So far, the new government has given no indication that it will change the previous administration’s overall strategy on research spending. Last year, Johnson’s government committed to increasing the country’s research and development (R&D) budget to £20 billion (US$22 billion) per year by 2024–25, with a target of spending 2.4% of gross domestic product on R&D in 2027. Although the budget was hailed at the time as the country’s largest ever for R&D, the target still lags behind the research spending of nations including the United States and Germany.
Even if Truss’s government keeps to this funding allocation, the economic climate and the weak pound are likely to dilute its value. Last week, the new UK finance minister — chancellor of the exchequer Kwasi Kwarteng — announced a shift in fiscal policy aimed at driving economic growth. But the policies, which offered households help with rising energy costs but cut taxes for the richest, have drawn the ire of national and international economists and sent the pound plummeting to its lowest level in decades.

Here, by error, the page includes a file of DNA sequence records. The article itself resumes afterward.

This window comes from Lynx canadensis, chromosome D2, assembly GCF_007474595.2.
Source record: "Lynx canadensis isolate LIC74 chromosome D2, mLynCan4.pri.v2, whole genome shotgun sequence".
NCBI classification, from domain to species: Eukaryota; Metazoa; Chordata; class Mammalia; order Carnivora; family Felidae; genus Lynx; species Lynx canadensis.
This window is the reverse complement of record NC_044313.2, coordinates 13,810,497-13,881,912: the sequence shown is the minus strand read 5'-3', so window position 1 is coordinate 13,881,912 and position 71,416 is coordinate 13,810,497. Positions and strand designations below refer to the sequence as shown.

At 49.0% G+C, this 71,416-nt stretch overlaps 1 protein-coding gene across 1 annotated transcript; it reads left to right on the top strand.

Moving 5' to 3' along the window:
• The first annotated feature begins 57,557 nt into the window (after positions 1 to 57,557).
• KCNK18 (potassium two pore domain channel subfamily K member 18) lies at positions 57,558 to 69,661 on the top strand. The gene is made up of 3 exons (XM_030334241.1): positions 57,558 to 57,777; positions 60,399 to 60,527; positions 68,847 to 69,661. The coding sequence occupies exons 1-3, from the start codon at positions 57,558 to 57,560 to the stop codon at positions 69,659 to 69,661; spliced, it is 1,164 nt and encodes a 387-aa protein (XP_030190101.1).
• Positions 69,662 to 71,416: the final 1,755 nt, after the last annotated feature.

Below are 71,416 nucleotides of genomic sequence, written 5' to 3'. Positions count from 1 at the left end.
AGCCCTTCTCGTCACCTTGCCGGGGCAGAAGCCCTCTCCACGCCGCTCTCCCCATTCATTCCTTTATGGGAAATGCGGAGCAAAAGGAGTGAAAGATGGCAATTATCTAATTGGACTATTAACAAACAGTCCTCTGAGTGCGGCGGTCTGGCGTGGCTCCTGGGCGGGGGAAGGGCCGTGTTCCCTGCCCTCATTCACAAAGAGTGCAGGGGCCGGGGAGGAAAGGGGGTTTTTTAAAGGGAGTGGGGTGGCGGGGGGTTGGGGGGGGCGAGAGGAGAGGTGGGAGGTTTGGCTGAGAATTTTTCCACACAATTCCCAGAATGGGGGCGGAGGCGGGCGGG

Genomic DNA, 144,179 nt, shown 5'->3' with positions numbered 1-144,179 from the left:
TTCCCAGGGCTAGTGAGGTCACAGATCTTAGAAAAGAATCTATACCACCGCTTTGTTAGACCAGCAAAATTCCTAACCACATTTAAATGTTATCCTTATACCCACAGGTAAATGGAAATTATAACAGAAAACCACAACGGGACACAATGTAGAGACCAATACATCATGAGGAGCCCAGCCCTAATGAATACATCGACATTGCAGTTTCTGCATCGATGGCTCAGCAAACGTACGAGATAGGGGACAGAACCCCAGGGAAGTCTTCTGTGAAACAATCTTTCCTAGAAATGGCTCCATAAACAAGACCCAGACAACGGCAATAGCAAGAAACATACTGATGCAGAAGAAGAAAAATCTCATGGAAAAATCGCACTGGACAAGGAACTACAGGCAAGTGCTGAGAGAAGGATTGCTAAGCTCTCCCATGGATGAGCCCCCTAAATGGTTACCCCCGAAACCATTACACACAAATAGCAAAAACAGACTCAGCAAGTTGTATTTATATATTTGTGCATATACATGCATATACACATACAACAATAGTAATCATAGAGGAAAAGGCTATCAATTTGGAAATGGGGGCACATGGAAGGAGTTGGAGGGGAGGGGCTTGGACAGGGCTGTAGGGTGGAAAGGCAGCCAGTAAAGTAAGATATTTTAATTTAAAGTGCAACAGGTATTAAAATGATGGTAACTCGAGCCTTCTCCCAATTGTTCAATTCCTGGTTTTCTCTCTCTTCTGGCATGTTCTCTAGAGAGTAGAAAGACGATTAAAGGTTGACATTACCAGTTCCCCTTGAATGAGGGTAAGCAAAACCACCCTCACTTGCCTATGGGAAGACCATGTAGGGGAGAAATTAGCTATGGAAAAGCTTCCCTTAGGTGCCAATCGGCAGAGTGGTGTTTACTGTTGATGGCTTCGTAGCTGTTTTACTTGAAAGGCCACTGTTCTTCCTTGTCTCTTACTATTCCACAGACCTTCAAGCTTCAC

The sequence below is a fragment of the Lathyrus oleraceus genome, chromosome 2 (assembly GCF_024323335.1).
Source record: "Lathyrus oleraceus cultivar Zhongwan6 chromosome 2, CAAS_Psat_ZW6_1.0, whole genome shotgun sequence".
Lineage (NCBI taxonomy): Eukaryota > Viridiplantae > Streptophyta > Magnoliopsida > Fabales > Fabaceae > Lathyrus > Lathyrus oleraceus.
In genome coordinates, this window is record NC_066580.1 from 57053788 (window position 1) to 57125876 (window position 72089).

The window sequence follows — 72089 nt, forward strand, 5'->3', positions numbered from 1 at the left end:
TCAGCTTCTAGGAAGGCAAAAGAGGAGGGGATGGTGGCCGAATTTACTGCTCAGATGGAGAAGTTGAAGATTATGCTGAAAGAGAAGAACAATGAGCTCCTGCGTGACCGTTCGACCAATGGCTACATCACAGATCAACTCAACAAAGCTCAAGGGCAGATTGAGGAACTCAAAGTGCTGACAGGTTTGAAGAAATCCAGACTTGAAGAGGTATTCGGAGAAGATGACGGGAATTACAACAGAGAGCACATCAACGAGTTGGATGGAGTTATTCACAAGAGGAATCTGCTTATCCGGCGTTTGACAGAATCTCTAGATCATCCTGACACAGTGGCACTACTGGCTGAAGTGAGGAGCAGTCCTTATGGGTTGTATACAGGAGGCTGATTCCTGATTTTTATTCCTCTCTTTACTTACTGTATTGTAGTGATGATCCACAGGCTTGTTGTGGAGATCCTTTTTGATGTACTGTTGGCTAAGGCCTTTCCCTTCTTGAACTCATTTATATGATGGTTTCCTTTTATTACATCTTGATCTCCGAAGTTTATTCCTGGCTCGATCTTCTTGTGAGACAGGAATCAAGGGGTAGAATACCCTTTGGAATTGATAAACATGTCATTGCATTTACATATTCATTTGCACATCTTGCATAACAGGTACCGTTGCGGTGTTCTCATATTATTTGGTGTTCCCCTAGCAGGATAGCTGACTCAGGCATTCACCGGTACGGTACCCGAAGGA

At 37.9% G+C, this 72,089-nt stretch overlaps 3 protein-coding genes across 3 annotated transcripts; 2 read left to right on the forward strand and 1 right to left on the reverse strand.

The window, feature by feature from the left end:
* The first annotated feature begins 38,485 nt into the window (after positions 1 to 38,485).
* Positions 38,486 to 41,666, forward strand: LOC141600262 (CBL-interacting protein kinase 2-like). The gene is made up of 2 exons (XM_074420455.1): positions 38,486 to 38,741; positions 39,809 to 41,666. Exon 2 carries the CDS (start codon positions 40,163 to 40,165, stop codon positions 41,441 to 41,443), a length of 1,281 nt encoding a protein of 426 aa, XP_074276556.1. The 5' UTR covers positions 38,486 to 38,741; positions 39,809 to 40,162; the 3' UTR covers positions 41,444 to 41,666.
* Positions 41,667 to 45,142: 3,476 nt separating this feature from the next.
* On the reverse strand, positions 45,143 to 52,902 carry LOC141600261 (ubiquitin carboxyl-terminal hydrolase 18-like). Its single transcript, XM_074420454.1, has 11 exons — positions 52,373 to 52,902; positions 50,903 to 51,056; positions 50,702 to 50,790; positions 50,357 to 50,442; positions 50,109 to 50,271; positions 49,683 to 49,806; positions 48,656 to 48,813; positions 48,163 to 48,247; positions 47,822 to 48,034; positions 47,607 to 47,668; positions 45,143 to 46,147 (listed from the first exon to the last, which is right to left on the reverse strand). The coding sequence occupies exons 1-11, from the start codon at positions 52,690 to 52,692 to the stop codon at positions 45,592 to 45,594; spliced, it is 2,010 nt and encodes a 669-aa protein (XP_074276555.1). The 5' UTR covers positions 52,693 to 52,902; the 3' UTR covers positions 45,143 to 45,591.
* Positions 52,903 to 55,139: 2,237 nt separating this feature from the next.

The currency turmoil comes against the backdrop of rising energy prices linked to the war in the Ukraine, and a broader cost-of-living crisis as inflation and interest rates soar. Researchers fear that these factors will erode the research budget in real terms and squeeze budgets for the day-to-day running of laboratories.
“It’s a real issue for science,” says Wilsdon. “A lot of equipment is internationally imported, you’re in a very obvious global market for people and there’s relatively fixed overhead costs in terms of running labs and facilities.”
But some researchers say that it is too soon to tell how Truss’s government will value science. Research is one of many priorities clamouring for the prime minister’s attention — among pressing issues such as the economy, energy and social policy. “Because of all the noise and the new announcements in the tax and other spaces, there has really been very little attention to anything that relates to science,” says Adrian Smith, president of the Royal Society in London. “It’s understandable, given the mayhem that’s going on with the markets and the rest of it, but it would be nice to get some reassurance that the commitment is still there.”
Sarah Main, executive director of the Campaign for Science and Engineering, a research-advocacy group in London, agrees that the science community needs certainty — and that Truss should stick to the previous government’s agenda. “The new administration is clearly pursuing disruptive change,” says Main. For research, “they should really stay the course that has been set”.
The Department for Business, Energy and Industrial Strategy — which oversees the science ministry — did not respond to requests for comment, and the government’s chief scientific adviser, Patrick Vallance, declined Nature’s request for an interview.